Drilon: Senate cannot place 3 senators charged under custody

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Friday, May 16, 2014


SENATE President Franklin Drilon said the Senate cannot place under its custody Senators Juan Ponce Enrile, Jinggoy Estrada and Ramon Revilla Jr. should the plunder case reaches the Sandiganbayan and and the anti-graft court orders their preventive suspension and arrest.

In a press conference on Thursday, Drilon said these senators will be under preventive suspension by the Sandiganbayan "because of the provision in plunder law that a preventive suspension is imposed on them."

The Sandiganbayan, according to Drilon, has no choice but to impose preventive suspension for 90 days which he further said is entirely different case from Senator Antonio Trillanes IV case who has been jailed for rebellion during the time of former President Gloria Arroyo.

"If you ask why Senator Trillanes then is still functioning as senator? It is because Senator Trillanes was not charged with graft. There was no preventive suspension. That is the principle involved," Drilon explained.

"The SC (Supreme Court) said that it is not correct to have a perpetual preventive suspension because if you suspend him, in effect, perpetually, you are in fact dismissing the public official because the term will expire when he is under preventive suspension," he said.

Senate Majority Leader Alan Peter Cayetano had pushed for the reopening of the Senate inquiry into the pork barrel scam, while suggesting the modification of rules to allow the senators linked to controversy to be cross-examined.

Drilon, however, opposed Cayetano's proposal, saying that all the Senate public hearings and inquiries are in aid of legislation.

"I'm not in favor because we should not forget that a committee hearing in the Senate and in the House is in aid of legislation which is the principal purpose," Drilon said.

Drilon added the Senate is not in crisis and it will remain strong as an institution amid the pork barrel scandal.

"The Senate will not collapse as seen by some people," Drilon said, obviously referring to former Senator Panfilo Lacson who warned the very institution he served for 12 years would crumble if the Napoles list would be made public.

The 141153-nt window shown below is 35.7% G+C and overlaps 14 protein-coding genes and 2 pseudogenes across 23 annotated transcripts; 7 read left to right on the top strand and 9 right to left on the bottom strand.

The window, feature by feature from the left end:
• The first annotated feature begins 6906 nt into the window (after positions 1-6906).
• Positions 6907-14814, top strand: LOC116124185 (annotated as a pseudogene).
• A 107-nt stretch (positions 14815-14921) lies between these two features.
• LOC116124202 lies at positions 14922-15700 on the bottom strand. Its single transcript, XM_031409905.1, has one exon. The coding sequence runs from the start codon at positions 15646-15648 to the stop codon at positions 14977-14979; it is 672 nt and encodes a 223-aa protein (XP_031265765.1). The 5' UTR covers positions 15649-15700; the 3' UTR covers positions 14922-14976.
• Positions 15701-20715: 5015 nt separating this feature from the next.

"There may be some problems of individual members but the Senate as an institution remains strong. The Senate is composed of different people. Politicians come and go, senators come and go, but the Senate will remain as an institution that is part of our democratic government," Drilon said.

The Napoles list, also known as Lacson list, was composed of 98 individuals, including 12 incumbent and former senators, who allegedly dealt with Napoles, the supposed mastermind of the Priority Development Assistance Fund (PDAF) scam.

Last Tuesday, Senate Blue Ribbon committee chairman Senator Teofisto Guingona III made public the unsigned Lacson version of the Napoles list that include Senators Revilla, Estrada, Enrile, Vicente Sotto III, Loren Legarda, Aquilino Pimentel III, Gregorio Honasan II, Francis Escudero, Alan Peter Cayetano and JV Ejercito, and former senators Manuel Villar and late former senator Robert Barbers.

Justice Secretary Leila de Lima, meanwhile, submitted to the committee Napoles' signed list of lawmakers and government officials linked to the scam on Thursday. Napoles' affidavit will follow on May 22.

National labor center Kilusang Mayo Uno (KMU), on the other hand, hit President Benigno Aquino III for not lifting a finger against Cabinet men implicated by Napoles.

"We workers are enraged by the fact that corruption persists, and became even more rampant, under Aquino. The Napoles list proves that Aquino’s daang matuwid is just an illusion to try to cover up his own corrupt schemes," said Roger Soluta, KMU secretary-general.

Included in Napoles' list of politicians allegedly scam are some of the Aquino administration’s top officials: Budget Secretary Butch Abad, Agriculture Secretary Proceso Alcala, former Customs chief Ruffy Biazon, Technological Education and Skills Development Authority (Tesda) chief Joel Villanueva, among others.

But Aquino said in an interview on Thursday that he will not fire them unless they are proven guilty by the court.

He also said that he might lose Cabinet officials who have been working hard if in every call of certain groups or individuals he would remove them.

"Aquino has been harboring criminals in his administration. Not only has he sheltered, but has given key positions to officials involved in the pork barrel scam. With the pork barrel king protecting them, it’s no wonder that lawmakers and other government officials have become ever callous in stealing from the people," Soluta said.

KMU said the disclosure of the Napoles goes to show that the the entire government -- from the executive to the legislative and the judiciary -- has lost credibility to handle the case.

"How could we trust the government when all of its branches stole from us? The Senate Blue Ribbon Committee, the Department of Justice and the Aquino-controlled Supreme Court should get their hands off the investigation because it conflicts with their interests," Soluta said. (Camille P. Balagtas/Virgil Lopez/Sunnex)

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